Experts in Russia also saw the world as becoming more democratic than today but less democratic, individually-driven, and egalitarian than either of its US and EU counterparts. The nature of power will not change as foreseen by the American planners, and states will be the main actors overseeing a hierarchical world still led by the US, but influenced more in rank order first by the EU and China, second by Russia, and finally by Brazil, India, and today’s other rising middle powers.
NATO policy planners also saw the nature of power as constant and predicted that states would remain the main source of power. However, NATO focused on trends that were much more conflict-ridden than the other reports. Although some individuals may be empowered, they will represent threats to the state in the form of hackers, terrorists, and criminals. The greatest structural changes in the future will relate to more friction between people, states, regions, ideologies, and worldviews; increasing integration of economies for some parts of developed and middle-income countries, but not the poorest developing countries; and more asymmetry among states, leading to more inequality and conflicts between rich and poor countries and between the poor themselves. Unlike the EU vision, humanity will not achieve one shared, cooperative, and global community.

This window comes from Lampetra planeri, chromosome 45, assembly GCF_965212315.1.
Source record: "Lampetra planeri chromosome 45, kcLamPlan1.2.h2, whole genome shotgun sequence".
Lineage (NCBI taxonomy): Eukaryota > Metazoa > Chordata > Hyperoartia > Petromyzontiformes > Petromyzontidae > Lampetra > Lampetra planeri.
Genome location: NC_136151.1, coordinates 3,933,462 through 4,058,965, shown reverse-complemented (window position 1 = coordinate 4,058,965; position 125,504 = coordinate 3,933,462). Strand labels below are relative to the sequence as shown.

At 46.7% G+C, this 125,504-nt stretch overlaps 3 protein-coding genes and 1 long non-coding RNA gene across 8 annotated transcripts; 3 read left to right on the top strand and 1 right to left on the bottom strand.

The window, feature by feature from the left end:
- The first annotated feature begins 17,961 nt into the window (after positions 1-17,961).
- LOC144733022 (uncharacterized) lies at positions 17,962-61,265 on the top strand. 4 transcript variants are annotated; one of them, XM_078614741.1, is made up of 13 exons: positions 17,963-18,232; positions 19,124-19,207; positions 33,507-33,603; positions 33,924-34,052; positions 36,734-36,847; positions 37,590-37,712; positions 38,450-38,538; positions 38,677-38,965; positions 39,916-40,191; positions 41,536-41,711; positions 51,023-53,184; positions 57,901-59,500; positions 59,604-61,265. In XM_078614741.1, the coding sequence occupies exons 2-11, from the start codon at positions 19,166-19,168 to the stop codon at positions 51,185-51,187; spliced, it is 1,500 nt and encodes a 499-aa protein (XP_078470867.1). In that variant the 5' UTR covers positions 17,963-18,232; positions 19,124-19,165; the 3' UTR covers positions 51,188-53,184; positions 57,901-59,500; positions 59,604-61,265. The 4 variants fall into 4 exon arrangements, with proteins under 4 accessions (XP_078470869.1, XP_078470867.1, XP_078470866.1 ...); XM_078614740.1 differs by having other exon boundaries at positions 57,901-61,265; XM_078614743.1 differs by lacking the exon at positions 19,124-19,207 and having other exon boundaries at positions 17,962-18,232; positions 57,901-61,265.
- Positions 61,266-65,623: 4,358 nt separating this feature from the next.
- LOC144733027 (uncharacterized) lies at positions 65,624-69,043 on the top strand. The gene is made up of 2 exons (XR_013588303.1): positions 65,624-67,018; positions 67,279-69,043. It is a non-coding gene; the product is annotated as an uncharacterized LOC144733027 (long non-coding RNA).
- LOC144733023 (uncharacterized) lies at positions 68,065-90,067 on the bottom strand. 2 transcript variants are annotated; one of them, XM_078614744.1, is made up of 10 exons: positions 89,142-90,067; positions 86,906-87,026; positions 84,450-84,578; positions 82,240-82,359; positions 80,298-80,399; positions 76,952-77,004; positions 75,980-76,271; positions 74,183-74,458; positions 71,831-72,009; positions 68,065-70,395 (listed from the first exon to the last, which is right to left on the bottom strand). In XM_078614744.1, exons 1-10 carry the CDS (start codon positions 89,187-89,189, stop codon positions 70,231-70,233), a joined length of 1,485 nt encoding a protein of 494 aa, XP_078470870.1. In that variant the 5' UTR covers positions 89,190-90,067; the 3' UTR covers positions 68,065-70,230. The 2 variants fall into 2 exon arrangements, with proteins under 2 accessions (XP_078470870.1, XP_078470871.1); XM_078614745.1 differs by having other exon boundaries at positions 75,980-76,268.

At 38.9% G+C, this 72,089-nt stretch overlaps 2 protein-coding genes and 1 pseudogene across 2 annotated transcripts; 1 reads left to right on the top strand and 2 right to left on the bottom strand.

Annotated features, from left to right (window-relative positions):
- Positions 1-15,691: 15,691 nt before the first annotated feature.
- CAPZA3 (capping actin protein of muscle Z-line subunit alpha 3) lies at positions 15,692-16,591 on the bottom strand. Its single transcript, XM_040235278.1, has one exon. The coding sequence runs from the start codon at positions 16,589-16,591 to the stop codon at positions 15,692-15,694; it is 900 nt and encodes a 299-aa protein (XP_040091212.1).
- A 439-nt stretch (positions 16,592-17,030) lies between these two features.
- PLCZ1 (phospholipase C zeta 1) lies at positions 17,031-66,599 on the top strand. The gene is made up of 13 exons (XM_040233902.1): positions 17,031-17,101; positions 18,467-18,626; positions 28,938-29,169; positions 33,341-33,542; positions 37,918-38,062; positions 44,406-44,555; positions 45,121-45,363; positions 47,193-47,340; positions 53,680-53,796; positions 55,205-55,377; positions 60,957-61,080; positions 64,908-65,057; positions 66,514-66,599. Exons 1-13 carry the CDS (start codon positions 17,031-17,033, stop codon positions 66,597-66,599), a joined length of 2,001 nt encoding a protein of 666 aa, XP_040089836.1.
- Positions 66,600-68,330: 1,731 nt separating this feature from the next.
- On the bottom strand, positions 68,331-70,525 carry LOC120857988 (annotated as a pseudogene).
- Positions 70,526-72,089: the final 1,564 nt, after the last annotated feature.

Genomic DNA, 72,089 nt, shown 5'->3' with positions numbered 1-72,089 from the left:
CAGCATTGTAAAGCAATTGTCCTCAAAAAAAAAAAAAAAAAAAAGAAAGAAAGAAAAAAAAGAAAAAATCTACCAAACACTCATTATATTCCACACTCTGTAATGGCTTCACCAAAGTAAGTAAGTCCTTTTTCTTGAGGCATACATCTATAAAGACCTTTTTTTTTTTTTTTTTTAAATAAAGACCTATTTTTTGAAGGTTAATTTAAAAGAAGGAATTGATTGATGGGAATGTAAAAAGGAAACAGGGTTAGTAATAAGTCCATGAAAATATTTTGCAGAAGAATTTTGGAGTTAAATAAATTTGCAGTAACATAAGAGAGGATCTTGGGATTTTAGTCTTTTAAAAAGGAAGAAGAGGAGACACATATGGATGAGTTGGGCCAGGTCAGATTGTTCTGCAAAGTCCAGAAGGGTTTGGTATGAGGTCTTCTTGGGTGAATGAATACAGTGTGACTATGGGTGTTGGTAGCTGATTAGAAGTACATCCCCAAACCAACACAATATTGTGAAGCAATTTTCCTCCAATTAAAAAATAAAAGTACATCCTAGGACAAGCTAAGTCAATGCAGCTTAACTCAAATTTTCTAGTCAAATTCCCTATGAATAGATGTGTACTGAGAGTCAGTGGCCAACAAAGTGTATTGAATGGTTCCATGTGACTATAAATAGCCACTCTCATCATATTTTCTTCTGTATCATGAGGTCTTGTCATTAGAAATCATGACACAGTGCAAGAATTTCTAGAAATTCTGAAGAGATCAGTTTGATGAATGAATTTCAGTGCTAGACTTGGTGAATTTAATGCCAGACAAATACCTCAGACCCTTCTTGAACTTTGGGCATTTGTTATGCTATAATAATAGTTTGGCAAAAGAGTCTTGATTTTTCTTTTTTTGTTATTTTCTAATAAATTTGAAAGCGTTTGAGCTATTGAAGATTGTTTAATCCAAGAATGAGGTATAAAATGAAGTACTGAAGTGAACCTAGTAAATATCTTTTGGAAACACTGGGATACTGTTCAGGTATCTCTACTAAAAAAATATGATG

Based on each report’s trends, policy planners illustrated a number of possible worlds that could likely exist. The US presented four alternative worlds, the EU and Russia, one each; and NATO sketched out four possibilities. When we account for all of the possible worlds that might likely derived from these trends, we have a total of ten distinct future worlds. How could this be so? We all live on the same planet now, we have similar access to information, and in the future, we will all live in one world—not several.